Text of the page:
"All change is not growth, as all movement is not forward." - Ellen Glasgow
In preparation for the upcoming World Cup and Olympic events in 2014 and 2016, respectively, the city government of Rio de Janeiro has been working to reclaim many key favelas from the drug lords. Since at least the 1980s the criminal "parallel power" has reigned in these neighborhoods, and rooting them out has become a top priority. The question is what impact these "pacifications" are having and will have long term for the communities involved.
As I mentioned above, it's rather obvious that although criminality in the poor shantytown neighborhoods has made them notorious for decades, it's only with the pressure of impending international events that anything concrete is being done about it by the authorities. This brings into question the long-term commitment the government is willing to make. Will the neighborhoods be effectively handed back to the drug gangs when the last of the events are over?
While the government has been largely absent from the favelas, NGOs have been at work in them for years. That's why it's all the more disheartening that in the process of "reclaiming" the Vidigal neighborhood, city hall has acted to evict and NGO that's been using an abandoned public building. Of course, as it's government property, the authorities are well within their rights, but it seems doubtful that this is the right thing to do. GASCO (Community Social Action Group) has been working to promote social inclusion and principles of citizenship, and the government would do well to partner with this community NGO, rather than kick it out. This type of action does little to win the hearts and minds to the populace.
There is good news in that property legalization is moving forward. While some have inhabited the favelas for years stretching into decades, most were in fact "invaded" and legally belong to government or private parties. Mass eviction has been attempted at various times, but the results have never been particularly satisfactory to anyone. At the same time, legalization and improved security and infrastructure has also driven up property values and seems to be contributing to rapid gentrification. Where will the poor, particularly the renters priced out of the market, go?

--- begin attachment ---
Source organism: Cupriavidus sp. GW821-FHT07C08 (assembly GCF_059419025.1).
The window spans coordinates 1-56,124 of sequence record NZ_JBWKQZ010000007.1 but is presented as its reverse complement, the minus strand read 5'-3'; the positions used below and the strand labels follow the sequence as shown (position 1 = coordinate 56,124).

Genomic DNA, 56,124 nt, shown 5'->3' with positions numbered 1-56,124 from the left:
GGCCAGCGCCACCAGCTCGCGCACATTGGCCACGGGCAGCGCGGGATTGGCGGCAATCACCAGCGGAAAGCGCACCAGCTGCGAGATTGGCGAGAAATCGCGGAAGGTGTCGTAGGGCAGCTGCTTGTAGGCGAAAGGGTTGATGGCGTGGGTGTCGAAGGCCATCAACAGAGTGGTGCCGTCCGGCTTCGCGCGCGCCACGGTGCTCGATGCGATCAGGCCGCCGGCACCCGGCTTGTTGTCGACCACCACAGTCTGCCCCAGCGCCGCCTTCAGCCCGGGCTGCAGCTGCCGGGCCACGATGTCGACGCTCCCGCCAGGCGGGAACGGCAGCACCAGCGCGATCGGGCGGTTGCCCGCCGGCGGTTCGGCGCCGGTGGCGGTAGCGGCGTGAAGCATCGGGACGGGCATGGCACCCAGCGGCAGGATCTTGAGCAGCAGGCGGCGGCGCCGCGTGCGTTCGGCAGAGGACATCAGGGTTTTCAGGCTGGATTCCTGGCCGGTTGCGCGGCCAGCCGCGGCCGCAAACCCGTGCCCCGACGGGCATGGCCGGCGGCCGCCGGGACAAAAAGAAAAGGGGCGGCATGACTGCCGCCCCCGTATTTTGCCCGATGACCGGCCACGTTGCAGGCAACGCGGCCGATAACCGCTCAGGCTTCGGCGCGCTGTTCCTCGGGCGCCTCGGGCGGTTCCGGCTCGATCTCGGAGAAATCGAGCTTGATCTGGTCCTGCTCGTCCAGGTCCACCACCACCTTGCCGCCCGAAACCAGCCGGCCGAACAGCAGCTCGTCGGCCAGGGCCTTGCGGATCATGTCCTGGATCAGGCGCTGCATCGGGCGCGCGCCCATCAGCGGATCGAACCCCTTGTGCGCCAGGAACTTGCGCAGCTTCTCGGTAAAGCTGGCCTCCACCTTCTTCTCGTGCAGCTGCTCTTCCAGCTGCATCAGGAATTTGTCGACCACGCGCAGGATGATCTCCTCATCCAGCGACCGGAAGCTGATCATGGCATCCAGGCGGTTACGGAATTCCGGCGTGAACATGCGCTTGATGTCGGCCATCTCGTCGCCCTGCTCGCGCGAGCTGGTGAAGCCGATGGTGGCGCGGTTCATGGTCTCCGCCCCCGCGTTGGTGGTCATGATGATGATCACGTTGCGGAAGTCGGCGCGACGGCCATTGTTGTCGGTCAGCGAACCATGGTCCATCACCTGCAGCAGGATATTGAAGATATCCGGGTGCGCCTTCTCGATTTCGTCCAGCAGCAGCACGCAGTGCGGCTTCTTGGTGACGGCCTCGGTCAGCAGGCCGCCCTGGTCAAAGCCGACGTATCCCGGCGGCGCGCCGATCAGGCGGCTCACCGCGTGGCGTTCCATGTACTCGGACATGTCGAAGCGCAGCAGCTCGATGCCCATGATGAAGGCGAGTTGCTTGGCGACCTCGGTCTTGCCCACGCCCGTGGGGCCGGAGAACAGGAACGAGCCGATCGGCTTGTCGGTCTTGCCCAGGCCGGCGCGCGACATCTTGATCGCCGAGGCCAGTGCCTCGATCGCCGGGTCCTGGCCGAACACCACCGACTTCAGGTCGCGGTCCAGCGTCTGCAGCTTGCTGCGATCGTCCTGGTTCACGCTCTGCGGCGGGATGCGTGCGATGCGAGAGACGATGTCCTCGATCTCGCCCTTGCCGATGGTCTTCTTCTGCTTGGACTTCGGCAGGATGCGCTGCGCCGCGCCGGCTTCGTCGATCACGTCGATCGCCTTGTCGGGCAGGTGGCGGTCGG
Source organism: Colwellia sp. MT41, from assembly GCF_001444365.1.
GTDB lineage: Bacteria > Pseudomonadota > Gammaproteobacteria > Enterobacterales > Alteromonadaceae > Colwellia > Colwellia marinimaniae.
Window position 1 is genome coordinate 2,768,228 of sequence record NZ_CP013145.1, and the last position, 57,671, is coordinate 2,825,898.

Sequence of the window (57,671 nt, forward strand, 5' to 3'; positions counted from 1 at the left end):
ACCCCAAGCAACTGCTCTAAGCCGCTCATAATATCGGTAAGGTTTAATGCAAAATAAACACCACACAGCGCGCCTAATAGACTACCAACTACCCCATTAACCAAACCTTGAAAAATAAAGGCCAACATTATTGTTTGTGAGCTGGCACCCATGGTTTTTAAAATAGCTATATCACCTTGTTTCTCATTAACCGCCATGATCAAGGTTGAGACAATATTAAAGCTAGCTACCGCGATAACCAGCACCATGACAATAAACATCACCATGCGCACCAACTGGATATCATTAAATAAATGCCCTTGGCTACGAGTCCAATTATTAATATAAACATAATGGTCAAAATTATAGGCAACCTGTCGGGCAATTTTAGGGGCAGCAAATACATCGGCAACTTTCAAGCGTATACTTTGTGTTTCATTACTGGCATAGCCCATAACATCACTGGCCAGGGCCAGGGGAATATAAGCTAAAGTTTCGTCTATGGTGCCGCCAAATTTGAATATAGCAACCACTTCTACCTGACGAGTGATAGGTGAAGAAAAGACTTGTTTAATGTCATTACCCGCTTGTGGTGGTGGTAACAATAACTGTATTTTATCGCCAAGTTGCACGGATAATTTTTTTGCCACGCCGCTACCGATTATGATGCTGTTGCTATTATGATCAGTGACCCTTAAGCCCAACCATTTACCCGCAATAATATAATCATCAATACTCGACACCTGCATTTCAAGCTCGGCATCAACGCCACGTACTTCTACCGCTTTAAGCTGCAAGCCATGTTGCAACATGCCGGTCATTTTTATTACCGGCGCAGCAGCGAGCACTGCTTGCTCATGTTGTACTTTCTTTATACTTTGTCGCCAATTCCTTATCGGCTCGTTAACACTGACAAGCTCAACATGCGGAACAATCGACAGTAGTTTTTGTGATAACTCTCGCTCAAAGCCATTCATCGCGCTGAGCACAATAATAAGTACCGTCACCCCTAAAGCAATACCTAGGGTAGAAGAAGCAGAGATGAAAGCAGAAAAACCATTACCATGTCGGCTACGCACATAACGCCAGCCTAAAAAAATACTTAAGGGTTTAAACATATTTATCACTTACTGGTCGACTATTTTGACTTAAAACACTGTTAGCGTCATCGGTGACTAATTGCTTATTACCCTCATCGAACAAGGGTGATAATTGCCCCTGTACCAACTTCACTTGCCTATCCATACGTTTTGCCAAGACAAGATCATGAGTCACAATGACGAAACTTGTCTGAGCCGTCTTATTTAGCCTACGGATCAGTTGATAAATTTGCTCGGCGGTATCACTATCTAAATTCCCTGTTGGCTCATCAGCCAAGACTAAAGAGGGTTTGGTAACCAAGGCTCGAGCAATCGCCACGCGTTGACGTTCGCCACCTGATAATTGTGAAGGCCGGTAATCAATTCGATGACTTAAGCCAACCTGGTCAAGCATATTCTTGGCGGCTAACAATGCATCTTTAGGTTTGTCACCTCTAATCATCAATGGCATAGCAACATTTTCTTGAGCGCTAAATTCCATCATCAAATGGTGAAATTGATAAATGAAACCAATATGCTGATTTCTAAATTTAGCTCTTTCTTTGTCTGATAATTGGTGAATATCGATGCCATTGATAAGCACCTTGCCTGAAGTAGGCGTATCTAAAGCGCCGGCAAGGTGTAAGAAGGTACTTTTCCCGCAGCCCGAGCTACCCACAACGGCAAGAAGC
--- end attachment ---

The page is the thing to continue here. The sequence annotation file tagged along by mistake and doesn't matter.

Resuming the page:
The President of Vidigal’s Neighborhood Association shares below, in Portuguese, his skeptisism regarding pacification efforts. Although I hope for the best and realize than change is nearly always painful in some way, I don't blame him for his doubts.
- Living in Rocinha: Post Pacification (The Rio Times)
- Forced Eviction of Community NGO Follows “Pacification” of Vidigal (RioOnWatch.org)
- Brazil’s "Pacifying" Police Units Move Toward Socio-Economic Integration of the Poor (policymic)
- Crime in Police-Occupied Rio Favelas Cut in Half (InSight)
- Legalizing Rocinha and Vidigal Property (The Rio Times)